once upon a time


A few weeks ago, while visiting a Barnes & Noble, I happened upon a pretty display of what turned out to be covers for e-readers. I was both excited and disappointed; the covers were kate spade (I love kate spade) and super cute, but they were made for e-readers, which I despise with every fiber of my being. Despite this loathing, I felt the need for closer inspection of the prettiest one, which happened to be green. Picking it up I noticed the words “once upon a time” scrawled neatly across the front.

Not to be overly dramatic or anything, but I felt like someone had punched me. I called my sister to express an only half-coherent rant because my brain was moving faster than the words could be articulated. It went something like “KATE SPADE BOOKS ONCE UPON A TIME NOOOOO” or a sentence of similar intelligence.

I love books. I do not like e-readers. I’m not trying to be a Luddite or resist the progress of society or any similar arguments made in their favor. The environmentalist in me sees the practicality of not chopping down as many trees (though those making this argument never seem to get around to mentioning the mining of metals that goes into production of those e-readers, like Kindles just grow on trees – ha! but I digress).

“Once upon a time…” evokes a certain romance that belongs solely to the world of books. I know e-reader devotees often argue that they are books, just in a different form, but I disagree; this is an argument greater than semantics. A book is a Book with a capital B, not prefaced by any vowels. It has pages you turn yourself, not by tapping on a screen, even if it “doesn’t look like a screen.”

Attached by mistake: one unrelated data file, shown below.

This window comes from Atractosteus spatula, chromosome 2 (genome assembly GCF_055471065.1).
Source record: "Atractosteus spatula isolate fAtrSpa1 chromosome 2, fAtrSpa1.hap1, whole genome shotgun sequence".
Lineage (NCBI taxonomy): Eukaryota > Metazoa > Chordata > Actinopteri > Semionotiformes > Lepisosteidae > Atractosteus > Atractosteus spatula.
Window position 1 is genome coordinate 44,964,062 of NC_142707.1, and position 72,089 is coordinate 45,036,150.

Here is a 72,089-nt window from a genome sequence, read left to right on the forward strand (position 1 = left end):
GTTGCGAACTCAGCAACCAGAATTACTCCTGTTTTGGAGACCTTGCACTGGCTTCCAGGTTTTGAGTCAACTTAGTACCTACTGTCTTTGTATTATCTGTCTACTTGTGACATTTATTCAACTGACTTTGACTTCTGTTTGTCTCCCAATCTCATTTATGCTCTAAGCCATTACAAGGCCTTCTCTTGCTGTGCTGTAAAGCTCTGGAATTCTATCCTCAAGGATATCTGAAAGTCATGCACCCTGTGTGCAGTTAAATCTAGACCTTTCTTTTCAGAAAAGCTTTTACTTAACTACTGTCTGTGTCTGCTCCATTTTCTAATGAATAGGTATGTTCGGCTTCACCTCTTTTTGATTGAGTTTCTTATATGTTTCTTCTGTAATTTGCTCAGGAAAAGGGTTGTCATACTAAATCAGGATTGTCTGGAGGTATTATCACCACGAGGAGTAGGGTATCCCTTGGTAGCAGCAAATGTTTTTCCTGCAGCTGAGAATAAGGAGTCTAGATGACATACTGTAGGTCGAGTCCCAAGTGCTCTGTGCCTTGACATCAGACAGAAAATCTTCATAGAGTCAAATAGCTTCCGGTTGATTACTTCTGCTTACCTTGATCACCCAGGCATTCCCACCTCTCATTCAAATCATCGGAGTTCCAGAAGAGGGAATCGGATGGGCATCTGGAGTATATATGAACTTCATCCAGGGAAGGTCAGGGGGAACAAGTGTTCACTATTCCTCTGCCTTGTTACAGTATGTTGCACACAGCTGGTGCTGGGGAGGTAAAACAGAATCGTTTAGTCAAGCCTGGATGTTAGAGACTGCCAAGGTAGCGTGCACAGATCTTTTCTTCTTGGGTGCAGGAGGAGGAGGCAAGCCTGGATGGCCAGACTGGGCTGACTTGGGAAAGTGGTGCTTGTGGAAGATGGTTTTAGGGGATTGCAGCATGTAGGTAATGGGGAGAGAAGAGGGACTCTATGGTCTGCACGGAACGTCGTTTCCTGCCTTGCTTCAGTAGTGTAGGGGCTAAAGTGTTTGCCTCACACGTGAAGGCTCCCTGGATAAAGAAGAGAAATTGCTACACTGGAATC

This is not a crusade against e-readers per se, because I have friends who love theirs and if it helps people read more, then why not. I also fervently hope that this doesn’t translate into me being a crazy old lady who builds a fort out of books to keep out the world.

Tonight it is raining and I think appropriate bedtime reading will be one of my favorites, “A Wrinkle in Time.” I kind of love the idea that I will not only read that fabulous first line, but also feel it practically lift off the well-worn page (physical evidence that my love affair with this book has spanned a number of years): “It was a dark and stormy night.”

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